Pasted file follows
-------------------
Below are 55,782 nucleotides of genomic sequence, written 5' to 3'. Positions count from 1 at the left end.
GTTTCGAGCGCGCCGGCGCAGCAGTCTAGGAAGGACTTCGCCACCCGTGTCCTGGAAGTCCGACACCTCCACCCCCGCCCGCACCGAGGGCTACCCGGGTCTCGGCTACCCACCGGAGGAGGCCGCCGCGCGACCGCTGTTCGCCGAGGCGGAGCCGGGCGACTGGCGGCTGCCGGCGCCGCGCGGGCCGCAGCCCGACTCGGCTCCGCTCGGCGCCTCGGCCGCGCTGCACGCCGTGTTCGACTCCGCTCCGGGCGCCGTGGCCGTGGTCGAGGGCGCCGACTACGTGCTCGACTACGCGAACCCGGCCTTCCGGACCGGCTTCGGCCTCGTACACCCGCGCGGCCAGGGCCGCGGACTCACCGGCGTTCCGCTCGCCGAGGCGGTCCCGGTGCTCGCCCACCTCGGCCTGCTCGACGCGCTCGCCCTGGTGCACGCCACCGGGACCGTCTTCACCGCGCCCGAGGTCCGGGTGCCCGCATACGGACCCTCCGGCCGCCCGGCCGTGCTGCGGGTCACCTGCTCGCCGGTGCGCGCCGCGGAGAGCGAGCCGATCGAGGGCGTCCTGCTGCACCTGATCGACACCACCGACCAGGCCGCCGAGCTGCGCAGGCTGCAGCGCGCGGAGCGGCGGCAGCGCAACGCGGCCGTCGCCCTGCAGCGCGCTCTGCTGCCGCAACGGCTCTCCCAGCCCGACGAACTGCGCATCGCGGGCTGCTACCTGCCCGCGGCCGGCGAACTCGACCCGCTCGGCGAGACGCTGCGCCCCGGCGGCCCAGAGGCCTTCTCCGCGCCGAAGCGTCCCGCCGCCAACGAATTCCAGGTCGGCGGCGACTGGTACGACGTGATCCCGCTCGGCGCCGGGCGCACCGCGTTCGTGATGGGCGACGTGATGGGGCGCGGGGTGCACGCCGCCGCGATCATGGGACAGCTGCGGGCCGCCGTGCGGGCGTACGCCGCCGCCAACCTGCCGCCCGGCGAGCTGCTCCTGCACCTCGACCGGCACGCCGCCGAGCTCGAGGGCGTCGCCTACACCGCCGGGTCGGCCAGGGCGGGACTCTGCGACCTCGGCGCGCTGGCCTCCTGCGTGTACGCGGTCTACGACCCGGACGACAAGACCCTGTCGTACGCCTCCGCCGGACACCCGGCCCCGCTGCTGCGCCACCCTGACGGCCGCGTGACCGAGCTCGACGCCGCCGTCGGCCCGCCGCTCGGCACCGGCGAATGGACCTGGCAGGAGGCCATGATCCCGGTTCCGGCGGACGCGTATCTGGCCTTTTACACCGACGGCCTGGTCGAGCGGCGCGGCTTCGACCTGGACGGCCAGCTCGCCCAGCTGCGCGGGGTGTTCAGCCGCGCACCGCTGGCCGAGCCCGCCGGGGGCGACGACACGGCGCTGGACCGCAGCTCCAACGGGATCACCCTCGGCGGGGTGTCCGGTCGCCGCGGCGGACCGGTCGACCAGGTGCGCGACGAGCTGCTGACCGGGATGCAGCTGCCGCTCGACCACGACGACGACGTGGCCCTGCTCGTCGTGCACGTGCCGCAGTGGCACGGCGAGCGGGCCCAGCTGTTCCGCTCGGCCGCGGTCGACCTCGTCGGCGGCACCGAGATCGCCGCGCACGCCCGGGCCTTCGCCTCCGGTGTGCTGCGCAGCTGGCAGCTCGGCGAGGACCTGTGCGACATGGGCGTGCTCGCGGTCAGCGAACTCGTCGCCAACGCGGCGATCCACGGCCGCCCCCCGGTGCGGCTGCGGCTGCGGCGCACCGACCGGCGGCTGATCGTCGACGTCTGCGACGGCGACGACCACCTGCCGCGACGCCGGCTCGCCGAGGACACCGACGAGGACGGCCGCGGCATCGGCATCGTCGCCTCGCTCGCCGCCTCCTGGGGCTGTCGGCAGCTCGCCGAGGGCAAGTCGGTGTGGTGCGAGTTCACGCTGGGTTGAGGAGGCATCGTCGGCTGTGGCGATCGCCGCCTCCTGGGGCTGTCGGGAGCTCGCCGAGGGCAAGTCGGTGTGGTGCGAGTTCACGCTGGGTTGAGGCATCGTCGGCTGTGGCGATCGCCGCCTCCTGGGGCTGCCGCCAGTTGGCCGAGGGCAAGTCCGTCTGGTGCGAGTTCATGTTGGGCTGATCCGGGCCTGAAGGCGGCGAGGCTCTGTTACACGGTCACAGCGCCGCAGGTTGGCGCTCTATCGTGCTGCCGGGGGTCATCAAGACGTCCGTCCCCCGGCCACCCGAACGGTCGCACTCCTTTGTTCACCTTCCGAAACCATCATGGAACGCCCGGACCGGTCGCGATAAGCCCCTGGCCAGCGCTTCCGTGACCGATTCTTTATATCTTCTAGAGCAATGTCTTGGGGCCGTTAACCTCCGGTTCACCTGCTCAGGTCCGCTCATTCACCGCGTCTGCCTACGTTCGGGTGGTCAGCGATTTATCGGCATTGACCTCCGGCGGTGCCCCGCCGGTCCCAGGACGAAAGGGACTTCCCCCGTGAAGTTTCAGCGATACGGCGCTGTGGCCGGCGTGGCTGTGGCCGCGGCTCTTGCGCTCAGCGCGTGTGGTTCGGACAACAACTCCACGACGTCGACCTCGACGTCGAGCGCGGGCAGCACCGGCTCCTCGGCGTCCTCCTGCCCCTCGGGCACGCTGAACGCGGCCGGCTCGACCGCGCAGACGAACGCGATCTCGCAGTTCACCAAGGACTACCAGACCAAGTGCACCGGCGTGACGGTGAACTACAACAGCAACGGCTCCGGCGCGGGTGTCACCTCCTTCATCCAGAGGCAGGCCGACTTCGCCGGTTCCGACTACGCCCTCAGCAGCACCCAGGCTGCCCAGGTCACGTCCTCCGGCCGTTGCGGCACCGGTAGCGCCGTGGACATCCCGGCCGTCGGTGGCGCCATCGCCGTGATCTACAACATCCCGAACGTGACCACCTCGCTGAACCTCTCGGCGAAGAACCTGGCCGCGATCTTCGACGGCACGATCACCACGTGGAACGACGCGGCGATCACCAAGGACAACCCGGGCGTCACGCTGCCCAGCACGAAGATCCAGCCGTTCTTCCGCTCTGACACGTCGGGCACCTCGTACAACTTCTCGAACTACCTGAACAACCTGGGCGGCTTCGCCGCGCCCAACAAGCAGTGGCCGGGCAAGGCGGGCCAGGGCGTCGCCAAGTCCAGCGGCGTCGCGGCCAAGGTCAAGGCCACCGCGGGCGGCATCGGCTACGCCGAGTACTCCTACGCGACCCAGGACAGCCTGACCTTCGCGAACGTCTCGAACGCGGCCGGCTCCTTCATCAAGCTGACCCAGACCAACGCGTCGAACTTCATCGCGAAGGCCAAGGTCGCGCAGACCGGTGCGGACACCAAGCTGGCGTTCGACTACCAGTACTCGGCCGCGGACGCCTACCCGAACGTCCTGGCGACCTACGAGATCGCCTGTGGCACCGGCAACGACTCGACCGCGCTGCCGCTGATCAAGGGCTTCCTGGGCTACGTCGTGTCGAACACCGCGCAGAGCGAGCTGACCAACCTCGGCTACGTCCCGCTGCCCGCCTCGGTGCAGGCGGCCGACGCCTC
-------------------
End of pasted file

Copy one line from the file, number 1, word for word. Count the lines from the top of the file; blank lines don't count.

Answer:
Below are 55,782 nucleotides of genomic sequence, written 5' to 3'. Positions count from 1 at the left end.